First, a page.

We had our second plenary Innovation Taskforce meeting today in Government buildings, from 9.30am-5pm. I reported on the first here.
The meeting today was chaired by Dermot McCarthy (Secretary General Dept. of Taoiseach). No Minister, junior nor senior, attended on this occasion. The CEOs of Enterprise Ireland (Frank Ryan), the IDA (Barry O’Leary), SFI (Frank Gannon) all attended, together with the Chair of the HEA (Michael Kelly). The Secretary General of Dept Education and Science attended (Bridget McManus) but not the Secretary General of the Dept. Enterprise, Trade and Employment (Sean Gorman) who had attended the first meeting.
The meeting started with a summary of the outcome of the inaugural Global Irish Economic Forum at Farmleigh, last weekend, by Joe Hackett of the Dept. Foreign Affairs. A number of the Taskforce members had also attended, and were able to give some further colour to the meeting on what had transpired. I myself had been invited, but unfortunately could not attend due to family reasons. Overall, the forum had apparently been very upbeat in mood and atmosphere. A summary produced by the IMI of the outcomes of the parallel sessions on the friday afternoon was circulated, and a fuller report containing the outcome of the saturday discussions is in preparation.
The meeting then proceeded to the main agenda item and specifically presentations and discussions of the work to date of each of the four working groups. This took a number of hours. The general impression which I gained was that the first two working groups – WG1 on incentives, intellectual property and venture capital; and WG2 (of which I am a member) on commercialisation, technology transfer and convergence – are thinking very closely alike indeed, and in particular focussing on an innovator-centric approach. By innovator-centric, we mean that everything we consider (agency support and co-ordination, tax, R&D, intellectual property, angel investment and mentoring, venture capital funding, exit mechanisms, etc) must all be in the context of how to make innovators successful. By innovators, we include not just founder innovators for start-ups but also innovators within the multinationals operating in Ireland and indeed also within the public sector; and not just Irish resident, but also attracting innovators into the economy from overseas. By innovation, we include not just innovative new products for the global market, but also likewise innovative new services and business processes.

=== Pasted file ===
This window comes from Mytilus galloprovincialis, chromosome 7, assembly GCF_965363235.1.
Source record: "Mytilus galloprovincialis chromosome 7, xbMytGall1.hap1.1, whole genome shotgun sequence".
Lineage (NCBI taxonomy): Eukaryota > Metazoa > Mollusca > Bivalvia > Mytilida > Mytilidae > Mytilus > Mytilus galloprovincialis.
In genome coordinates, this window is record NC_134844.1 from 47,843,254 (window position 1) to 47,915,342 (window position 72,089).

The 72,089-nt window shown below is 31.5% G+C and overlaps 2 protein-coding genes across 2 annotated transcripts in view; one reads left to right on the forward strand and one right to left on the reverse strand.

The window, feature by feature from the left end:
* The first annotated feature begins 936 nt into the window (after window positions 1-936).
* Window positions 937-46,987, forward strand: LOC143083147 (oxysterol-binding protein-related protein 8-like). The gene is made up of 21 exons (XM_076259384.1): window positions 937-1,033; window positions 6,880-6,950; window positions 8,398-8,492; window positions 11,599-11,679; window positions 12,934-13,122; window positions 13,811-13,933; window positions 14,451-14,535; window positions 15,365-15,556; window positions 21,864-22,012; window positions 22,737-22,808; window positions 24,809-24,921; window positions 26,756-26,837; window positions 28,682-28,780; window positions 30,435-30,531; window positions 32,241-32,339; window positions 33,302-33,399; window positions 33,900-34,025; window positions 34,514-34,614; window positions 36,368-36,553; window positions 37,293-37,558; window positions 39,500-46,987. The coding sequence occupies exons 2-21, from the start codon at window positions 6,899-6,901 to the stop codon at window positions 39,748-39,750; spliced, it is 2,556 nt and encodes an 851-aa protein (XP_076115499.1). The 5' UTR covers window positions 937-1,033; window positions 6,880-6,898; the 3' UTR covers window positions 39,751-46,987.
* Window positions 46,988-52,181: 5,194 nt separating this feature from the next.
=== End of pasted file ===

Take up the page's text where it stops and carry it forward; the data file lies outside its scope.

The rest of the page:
WG3 – on achieving the innovation island – is focussed primarily on marketing the nation, and included today a presentation by the IDA on their new branding campaign to promote Ireland, particularly for the USA market. WG4 – on the international innovation hub in Dublin – is at this time primarily focussed on the implementation of the TCD-UCD Innovation Alliance, although Dermot McCarthy noted that this should serve as a template for other similar initiatives nationwide.
We also had a short discussion about exemplar projects to illustrate Ireland as an innovation economy. Personally I very strongly feel that any such initiatives which are supported by any public investment should be focussed on maximal leverage for the Irish economy, so that clusters of new companies and initiatives can be catalysed for the global market, by smart, insightful and disruptive State intervention: we need to create inflection points for growth.
We had a short discussion about public engagement. To date, some 92 submissions have been received in response to our public invitation for suggestions and comments. Many of these contain some excellent, and thoughtfully articulated, suggestions. In addition there are a number of cognate taskforce initiatives being undertaken by the government, including for R&D by DETE; the green economy by both DETE & DCENR, and higher level education review by the DES. We are considering how we may further engage with these myriad stakeholders and submitters, possibly via one or more group meetings.
We also discussed how best to continue to engage with the public at large, through continued press and media interviews and opinion articles; and in due course nationwide, ideally apolitical, public dissemination. We are, naturally, particularly conscious to do so in a highly cost effective manner.
Our next meeting is at the end of October. The four working groups (WGs) are continuing their work, but also are being facilitated by the Secretariat to clarify on what we all agree on at this stage, and also on what we at this point do not yet have a common view. Equally, a table of contents for our final report (due in December) will be drawn up by collaboratively by the chairs of the WGs, and some initial drafting work begun, before we next meet.
Overall, I felt today was refreshing and honest, and I was actually encouraged by our progress despite the large size of the group. A tremendous amount of effort and time is being devoted by members of the task force, with a large number of meetings and discussions engaging a very wide audience at home and overseas. All of this work is being carried out pro bono, and I am heartened by the commitment of all despite the very challenging national circumstances.